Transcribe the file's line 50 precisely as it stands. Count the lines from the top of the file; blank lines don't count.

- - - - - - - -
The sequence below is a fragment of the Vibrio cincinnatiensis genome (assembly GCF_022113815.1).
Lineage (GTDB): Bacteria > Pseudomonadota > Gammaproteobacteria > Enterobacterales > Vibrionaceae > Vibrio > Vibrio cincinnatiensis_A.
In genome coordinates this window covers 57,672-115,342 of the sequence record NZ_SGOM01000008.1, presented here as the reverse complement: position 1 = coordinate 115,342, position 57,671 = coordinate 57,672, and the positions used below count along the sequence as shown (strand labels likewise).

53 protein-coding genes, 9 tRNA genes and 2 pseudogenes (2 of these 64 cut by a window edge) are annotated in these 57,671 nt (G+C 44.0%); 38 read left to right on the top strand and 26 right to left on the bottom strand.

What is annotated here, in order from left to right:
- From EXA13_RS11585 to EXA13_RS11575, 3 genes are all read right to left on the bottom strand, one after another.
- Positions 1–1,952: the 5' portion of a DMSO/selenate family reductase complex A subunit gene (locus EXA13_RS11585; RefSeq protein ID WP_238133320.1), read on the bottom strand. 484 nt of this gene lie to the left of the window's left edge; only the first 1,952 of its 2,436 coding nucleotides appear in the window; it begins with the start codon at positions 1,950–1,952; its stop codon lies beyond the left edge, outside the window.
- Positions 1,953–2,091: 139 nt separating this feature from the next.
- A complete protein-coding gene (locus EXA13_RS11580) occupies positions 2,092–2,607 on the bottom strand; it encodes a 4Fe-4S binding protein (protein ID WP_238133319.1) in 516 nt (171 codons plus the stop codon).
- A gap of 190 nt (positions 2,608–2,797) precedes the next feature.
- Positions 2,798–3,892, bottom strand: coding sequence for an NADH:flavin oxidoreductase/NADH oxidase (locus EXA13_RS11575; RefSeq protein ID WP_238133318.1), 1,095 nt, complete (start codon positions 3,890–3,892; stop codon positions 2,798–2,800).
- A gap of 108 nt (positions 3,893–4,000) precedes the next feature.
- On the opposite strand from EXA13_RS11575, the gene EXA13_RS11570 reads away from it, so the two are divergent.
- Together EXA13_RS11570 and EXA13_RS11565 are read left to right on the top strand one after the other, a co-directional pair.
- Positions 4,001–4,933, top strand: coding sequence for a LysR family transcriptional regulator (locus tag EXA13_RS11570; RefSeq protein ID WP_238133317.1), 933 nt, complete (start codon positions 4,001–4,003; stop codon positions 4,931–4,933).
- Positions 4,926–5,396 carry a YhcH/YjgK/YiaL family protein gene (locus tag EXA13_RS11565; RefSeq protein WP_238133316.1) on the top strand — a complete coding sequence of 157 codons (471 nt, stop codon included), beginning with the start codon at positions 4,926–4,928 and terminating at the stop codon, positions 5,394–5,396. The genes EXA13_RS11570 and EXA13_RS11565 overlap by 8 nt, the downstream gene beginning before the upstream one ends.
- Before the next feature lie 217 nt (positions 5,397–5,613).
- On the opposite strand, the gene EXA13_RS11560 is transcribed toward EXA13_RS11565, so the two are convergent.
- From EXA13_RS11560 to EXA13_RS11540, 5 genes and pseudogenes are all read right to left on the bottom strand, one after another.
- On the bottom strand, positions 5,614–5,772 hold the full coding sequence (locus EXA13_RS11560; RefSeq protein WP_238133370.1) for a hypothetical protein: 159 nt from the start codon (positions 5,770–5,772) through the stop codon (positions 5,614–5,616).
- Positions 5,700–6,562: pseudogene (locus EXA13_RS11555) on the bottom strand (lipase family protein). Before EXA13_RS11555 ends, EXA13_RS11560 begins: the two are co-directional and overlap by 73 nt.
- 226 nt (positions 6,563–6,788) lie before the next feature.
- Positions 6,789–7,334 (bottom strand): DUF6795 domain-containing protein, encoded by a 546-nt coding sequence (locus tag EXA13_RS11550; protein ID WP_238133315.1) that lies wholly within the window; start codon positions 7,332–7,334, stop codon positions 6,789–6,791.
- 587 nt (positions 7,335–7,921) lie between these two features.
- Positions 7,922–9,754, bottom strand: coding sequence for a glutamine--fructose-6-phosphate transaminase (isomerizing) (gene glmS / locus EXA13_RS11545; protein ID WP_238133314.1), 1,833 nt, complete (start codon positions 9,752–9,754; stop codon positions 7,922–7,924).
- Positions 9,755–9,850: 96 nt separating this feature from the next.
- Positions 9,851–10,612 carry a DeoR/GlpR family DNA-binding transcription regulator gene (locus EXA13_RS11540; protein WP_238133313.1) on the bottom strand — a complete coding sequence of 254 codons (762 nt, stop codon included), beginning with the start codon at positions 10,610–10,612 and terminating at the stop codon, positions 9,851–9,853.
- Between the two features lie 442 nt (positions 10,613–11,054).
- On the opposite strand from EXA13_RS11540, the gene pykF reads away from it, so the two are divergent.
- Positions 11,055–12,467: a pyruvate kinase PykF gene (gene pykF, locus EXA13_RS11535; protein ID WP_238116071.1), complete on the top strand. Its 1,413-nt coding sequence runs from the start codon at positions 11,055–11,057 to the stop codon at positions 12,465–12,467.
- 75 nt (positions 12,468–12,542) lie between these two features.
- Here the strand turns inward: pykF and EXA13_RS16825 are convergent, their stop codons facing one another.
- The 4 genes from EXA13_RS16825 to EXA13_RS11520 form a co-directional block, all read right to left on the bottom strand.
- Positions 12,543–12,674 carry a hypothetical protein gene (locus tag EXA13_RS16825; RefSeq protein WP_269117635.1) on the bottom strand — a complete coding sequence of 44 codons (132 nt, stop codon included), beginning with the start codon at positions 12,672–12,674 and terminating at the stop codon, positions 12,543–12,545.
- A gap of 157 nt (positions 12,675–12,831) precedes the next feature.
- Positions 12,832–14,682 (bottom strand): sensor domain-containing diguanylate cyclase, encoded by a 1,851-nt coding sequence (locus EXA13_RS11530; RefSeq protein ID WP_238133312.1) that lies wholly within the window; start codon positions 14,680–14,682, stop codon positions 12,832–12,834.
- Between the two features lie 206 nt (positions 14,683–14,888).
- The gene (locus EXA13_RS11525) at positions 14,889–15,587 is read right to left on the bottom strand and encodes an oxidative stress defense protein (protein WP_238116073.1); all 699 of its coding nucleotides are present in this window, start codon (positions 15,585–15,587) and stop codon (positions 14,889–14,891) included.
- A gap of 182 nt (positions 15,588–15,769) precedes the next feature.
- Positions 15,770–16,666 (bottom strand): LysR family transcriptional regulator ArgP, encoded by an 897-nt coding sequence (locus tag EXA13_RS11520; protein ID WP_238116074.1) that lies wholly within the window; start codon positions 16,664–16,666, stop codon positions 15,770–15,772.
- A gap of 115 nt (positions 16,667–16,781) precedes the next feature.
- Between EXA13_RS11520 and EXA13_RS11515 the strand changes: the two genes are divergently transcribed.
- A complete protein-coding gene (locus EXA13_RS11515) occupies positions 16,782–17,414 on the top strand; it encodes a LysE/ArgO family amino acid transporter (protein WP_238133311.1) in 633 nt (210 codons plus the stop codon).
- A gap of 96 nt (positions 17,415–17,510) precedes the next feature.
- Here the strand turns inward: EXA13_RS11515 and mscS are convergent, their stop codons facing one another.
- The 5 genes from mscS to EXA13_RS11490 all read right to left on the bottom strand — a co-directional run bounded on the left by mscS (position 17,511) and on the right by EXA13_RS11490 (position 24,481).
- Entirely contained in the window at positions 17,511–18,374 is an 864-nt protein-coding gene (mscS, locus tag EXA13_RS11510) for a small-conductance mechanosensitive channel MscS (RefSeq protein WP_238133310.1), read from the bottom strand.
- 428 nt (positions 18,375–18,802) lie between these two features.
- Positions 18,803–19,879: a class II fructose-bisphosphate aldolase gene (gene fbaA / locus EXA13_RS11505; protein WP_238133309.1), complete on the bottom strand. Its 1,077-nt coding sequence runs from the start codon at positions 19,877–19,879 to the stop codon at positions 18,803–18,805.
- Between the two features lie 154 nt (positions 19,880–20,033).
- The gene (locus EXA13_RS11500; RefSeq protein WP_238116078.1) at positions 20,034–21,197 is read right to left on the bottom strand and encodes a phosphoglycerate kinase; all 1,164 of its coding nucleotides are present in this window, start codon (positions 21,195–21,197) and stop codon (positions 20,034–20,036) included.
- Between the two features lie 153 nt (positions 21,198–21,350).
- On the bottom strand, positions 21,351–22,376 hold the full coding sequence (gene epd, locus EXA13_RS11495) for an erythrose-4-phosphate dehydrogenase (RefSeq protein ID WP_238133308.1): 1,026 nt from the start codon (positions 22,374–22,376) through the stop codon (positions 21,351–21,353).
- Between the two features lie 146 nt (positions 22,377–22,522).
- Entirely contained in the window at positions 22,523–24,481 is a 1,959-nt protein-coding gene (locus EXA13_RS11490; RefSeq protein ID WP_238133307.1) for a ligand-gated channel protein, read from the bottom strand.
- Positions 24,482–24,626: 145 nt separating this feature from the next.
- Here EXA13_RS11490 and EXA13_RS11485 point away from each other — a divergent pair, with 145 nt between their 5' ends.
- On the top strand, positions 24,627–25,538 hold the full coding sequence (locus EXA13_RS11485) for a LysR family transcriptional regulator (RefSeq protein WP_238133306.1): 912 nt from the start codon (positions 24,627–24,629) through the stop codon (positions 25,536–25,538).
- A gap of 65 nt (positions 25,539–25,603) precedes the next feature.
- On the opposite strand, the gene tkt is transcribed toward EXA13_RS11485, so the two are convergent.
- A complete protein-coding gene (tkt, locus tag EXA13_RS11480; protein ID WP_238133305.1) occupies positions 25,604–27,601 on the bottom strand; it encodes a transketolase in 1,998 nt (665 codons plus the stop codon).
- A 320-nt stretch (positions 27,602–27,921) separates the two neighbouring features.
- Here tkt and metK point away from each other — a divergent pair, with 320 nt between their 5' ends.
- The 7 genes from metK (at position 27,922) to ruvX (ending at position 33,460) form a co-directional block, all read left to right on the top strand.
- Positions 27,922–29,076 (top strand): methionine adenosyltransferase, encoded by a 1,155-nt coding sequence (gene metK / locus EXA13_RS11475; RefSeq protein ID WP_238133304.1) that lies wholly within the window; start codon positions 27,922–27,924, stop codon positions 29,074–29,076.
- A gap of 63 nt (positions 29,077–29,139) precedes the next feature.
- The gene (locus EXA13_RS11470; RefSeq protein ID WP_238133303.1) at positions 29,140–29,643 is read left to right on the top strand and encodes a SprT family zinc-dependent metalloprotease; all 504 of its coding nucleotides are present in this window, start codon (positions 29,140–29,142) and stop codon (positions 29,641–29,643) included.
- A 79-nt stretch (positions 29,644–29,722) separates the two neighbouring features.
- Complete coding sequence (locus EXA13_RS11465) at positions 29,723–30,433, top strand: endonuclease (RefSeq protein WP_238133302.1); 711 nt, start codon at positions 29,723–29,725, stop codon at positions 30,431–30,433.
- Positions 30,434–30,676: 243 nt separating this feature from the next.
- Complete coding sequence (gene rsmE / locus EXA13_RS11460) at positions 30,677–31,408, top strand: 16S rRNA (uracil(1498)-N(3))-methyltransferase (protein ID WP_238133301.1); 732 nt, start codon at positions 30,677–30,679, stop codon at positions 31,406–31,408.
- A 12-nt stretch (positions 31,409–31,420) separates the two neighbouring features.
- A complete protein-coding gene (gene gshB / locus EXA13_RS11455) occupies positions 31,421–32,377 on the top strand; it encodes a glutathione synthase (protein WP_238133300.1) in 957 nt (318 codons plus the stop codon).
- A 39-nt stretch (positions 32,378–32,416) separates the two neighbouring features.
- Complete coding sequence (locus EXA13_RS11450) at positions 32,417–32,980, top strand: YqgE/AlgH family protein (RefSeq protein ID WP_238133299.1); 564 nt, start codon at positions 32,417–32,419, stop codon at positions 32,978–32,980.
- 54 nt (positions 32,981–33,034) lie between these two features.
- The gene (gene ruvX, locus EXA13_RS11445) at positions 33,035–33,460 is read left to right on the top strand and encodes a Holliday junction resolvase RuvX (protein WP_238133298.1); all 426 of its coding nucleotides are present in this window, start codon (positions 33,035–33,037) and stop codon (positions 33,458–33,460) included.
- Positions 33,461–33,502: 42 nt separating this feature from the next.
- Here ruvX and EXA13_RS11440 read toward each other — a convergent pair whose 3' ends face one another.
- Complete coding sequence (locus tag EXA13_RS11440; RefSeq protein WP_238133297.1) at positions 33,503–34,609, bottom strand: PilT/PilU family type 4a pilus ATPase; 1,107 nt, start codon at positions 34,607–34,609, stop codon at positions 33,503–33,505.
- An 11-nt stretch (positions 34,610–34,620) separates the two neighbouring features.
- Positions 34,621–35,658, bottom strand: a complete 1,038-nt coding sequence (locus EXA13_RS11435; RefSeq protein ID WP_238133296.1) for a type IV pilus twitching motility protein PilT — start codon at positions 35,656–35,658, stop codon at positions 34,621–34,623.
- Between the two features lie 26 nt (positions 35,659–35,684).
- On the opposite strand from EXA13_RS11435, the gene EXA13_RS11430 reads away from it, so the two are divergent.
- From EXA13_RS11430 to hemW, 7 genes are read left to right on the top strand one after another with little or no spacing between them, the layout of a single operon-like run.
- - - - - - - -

- Between the two features lie 154 nt (positions 19,880–20,033).